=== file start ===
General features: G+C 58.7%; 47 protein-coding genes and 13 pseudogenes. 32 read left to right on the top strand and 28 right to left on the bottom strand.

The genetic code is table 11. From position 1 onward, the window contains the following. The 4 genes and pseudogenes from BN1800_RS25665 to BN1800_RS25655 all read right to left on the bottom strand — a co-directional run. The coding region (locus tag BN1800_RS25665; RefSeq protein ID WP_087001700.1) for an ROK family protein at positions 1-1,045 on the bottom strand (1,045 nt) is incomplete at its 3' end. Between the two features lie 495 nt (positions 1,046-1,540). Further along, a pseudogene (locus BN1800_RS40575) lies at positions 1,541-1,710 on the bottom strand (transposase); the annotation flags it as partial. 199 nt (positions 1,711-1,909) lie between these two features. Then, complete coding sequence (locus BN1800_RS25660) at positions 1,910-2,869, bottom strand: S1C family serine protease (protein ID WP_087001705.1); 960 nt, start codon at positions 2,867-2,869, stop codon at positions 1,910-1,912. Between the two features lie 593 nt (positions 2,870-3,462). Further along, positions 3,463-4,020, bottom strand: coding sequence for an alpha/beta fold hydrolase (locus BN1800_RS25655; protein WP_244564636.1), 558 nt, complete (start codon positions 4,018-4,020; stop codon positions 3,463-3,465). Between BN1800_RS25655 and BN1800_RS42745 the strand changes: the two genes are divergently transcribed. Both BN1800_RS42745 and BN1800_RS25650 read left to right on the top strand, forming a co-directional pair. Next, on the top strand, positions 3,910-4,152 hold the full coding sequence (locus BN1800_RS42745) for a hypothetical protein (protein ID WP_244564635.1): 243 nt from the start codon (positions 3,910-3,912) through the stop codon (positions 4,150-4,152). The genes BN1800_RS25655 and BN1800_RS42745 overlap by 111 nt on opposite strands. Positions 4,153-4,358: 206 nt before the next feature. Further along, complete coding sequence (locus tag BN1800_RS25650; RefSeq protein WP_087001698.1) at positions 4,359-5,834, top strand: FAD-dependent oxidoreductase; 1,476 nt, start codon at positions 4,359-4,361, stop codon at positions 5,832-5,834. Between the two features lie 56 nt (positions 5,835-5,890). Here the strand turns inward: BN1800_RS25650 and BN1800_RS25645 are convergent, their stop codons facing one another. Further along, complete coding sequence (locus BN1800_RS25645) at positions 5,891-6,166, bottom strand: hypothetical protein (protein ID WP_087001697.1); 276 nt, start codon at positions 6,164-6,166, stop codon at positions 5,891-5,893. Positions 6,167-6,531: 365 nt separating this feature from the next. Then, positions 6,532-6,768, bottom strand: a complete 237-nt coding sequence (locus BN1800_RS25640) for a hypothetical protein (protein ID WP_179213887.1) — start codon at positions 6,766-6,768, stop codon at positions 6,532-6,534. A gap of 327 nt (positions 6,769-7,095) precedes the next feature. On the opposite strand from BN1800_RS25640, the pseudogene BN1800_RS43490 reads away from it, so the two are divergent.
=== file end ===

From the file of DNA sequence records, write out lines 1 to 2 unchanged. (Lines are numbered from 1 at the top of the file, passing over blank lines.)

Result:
General features: G+C 58.7%; 47 protein-coding genes and 13 pseudogenes. 32 read left to right on the top strand and 28 right to left on the bottom strand.

The genetic code is table 11. From position 1 onward, the window contains the following. The 4 genes and pseudogenes from BN1800_RS25665 to BN1800_RS25655 all read right to left on the bottom strand — a co-directional run. The coding region (locus tag BN1800_RS25665; RefSeq protein ID WP_087001700.1) for an ROK family protein at positions 1-1,045 on the bottom strand (1,045 nt) is incomplete at its 3' end. Between the two features lie 495 nt (positions 1,046-1,540). Further along, a pseudogene (locus BN1800_RS40575) lies at positions 1,541-1,710 on the bottom strand (transposase); the annotation flags it as partial. 199 nt (positions 1,711-1,909) lie between these two features. Then, complete coding sequence (locus BN1800_RS25660) at positions 1,910-2,869, bottom strand: S1C family serine protease (protein ID WP_087001705.1); 960 nt, start codon at positions 2,867-2,869, stop codon at positions 1,910-1,912. Between the two features lie 593 nt (positions 2,870-3,462). Further along, positions 3,463-4,020, bottom strand: coding sequence for an alpha/beta fold hydrolase (locus BN1800_RS25655; protein WP_244564636.1), 558 nt, complete (start codon positions 4,018-4,020; stop codon positions 3,463-3,465). Between BN1800_RS25655 and BN1800_RS42745 the strand changes: the two genes are divergently transcribed. Both BN1800_RS42745 and BN1800_RS25650 read left to right on the top strand, forming a co-directional pair. Next, on the top strand, positions 3,910-4,152 hold the full coding sequence (locus BN1800_RS42745) for a hypothetical protein (protein ID WP_244564635.1): 243 nt from the start codon (positions 3,910-3,912) through the stop codon (positions 4,150-4,152). The genes BN1800_RS25655 and BN1800_RS42745 overlap by 111 nt on opposite strands. Positions 4,153-4,358: 206 nt before the next feature. Further along, complete coding sequence (locus tag BN1800_RS25650; RefSeq protein WP_087001698.1) at positions 4,359-5,834, top strand: FAD-dependent oxidoreductase; 1,476 nt, start codon at positions 4,359-4,361, stop codon at positions 5,832-5,834. Between the two features lie 56 nt (positions 5,835-5,890). Here the strand turns inward: BN1800_RS25650 and BN1800_RS25645 are convergent, their stop codons facing one another. Further along, complete coding sequence (locus BN1800_RS25645) at positions 5,891-6,166, bottom strand: hypothetical protein (protein ID WP_087001697.1); 276 nt, start codon at positions 6,164-6,166, stop codon at positions 5,891-5,893. Positions 6,167-6,531: 365 nt separating this feature from the next. Then, positions 6,532-6,768, bottom strand: a complete 237-nt coding sequence (locus BN1800_RS25640) for a hypothetical protein (protein ID WP_179213887.1) — start codon at positions 6,766-6,768, stop codon at positions 6,532-6,534. A gap of 327 nt (positions 6,769-7,095) precedes the next feature. On the opposite strand from BN1800_RS25640, the pseudogene BN1800_RS43490 reads away from it, so the two are divergent.